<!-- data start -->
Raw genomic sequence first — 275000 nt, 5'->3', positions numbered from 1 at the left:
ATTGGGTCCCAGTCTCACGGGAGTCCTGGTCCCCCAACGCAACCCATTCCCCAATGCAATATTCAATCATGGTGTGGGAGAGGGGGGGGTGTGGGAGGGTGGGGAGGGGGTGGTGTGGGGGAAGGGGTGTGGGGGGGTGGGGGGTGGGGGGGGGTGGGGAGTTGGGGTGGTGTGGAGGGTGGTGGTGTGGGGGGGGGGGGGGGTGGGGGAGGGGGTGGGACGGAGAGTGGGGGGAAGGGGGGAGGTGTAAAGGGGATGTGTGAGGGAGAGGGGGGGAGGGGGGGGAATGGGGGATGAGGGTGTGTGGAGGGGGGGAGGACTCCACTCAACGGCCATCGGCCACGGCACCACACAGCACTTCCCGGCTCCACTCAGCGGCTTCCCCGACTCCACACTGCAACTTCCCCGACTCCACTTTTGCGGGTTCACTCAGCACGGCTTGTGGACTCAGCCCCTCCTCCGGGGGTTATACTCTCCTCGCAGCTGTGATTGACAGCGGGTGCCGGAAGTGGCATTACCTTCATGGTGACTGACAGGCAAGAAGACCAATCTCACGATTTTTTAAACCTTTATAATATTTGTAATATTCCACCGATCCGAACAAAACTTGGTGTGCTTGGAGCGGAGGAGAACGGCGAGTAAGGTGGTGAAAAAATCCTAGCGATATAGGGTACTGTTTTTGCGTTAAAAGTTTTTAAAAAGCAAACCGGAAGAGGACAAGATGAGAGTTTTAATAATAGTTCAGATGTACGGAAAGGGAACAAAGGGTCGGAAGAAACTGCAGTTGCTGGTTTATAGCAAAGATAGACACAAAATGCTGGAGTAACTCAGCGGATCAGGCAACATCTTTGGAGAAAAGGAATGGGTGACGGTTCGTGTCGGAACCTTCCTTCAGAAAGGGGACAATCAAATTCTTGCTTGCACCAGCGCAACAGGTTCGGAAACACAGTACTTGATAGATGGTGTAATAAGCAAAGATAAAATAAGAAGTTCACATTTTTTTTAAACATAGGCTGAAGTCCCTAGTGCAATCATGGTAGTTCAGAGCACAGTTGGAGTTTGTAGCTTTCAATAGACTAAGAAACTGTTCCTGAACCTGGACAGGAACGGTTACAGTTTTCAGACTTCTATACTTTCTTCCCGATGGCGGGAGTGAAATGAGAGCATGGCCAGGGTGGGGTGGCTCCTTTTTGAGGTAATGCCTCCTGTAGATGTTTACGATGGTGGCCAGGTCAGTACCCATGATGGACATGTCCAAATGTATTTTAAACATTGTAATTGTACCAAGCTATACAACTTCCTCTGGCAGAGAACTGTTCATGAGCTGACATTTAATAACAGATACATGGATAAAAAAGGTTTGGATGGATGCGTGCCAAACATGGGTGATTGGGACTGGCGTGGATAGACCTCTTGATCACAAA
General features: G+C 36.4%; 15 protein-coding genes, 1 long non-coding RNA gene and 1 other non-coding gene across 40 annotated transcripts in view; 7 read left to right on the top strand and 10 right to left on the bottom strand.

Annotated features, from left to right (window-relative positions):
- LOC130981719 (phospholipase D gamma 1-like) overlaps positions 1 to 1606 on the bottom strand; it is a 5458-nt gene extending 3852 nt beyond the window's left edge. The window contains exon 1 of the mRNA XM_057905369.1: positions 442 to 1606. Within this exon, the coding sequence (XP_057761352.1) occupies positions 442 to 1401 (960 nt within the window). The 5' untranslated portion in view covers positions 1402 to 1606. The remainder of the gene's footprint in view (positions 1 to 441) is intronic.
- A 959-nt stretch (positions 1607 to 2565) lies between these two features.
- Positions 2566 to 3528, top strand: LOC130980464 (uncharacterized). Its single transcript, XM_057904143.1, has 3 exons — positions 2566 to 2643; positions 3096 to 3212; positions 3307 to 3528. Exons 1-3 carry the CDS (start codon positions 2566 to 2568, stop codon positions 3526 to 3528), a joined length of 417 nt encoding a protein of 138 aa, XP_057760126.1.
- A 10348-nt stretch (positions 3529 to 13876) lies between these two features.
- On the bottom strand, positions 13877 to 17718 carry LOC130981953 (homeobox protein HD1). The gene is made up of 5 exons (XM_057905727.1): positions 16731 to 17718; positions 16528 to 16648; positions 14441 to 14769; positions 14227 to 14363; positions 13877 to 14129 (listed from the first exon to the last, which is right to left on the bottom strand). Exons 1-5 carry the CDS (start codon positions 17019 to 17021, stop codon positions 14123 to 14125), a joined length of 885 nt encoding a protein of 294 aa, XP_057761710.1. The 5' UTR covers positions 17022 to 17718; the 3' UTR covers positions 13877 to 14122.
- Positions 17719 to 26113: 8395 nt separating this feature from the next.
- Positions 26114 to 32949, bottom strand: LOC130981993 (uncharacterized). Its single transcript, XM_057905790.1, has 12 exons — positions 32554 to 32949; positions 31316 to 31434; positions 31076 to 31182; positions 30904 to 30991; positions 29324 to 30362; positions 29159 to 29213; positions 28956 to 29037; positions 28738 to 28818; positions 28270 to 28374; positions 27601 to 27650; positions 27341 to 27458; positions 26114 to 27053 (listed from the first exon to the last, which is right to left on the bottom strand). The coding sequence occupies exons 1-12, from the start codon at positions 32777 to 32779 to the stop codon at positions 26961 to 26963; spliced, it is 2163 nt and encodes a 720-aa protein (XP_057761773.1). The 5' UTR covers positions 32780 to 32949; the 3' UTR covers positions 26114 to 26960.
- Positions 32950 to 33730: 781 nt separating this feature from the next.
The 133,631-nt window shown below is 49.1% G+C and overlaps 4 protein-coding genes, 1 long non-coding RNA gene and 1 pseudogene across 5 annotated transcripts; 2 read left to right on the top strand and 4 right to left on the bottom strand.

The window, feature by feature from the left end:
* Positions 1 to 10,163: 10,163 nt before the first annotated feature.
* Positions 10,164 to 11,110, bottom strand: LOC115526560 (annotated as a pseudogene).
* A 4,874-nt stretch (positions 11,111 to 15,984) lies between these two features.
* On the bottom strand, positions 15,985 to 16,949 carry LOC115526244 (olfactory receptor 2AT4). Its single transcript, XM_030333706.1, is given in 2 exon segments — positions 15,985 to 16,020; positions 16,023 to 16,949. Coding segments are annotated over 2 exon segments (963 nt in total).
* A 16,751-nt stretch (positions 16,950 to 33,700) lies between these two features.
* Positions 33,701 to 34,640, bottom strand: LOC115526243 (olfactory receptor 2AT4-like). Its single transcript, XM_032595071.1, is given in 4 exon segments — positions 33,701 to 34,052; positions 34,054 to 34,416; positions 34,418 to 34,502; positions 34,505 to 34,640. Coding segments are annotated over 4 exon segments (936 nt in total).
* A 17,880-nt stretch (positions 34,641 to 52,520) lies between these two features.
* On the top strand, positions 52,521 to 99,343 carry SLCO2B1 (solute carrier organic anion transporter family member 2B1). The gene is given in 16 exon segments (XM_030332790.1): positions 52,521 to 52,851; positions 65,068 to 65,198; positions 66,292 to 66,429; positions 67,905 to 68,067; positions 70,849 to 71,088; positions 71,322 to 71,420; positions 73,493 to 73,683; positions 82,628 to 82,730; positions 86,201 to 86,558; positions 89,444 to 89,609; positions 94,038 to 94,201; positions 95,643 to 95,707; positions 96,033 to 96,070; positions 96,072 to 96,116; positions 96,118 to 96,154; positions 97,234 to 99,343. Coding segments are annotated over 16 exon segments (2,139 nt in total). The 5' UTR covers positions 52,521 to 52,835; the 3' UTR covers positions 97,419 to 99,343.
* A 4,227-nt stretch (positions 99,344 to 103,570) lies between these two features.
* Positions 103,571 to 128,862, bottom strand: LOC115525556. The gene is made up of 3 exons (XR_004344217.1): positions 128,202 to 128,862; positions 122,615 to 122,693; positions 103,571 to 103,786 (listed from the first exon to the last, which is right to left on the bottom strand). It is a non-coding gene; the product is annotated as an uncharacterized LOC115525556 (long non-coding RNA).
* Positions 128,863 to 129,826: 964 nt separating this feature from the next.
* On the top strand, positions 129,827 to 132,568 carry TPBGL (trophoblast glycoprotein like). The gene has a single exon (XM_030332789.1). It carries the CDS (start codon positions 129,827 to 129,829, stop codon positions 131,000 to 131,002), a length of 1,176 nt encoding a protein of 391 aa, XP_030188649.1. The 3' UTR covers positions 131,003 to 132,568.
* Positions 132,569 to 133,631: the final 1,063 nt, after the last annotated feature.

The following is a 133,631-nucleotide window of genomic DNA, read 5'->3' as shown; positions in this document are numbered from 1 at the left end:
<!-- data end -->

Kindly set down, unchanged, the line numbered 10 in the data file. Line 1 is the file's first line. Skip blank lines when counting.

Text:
- Positions 17719 to 26113: 8395 nt separating this feature from the next.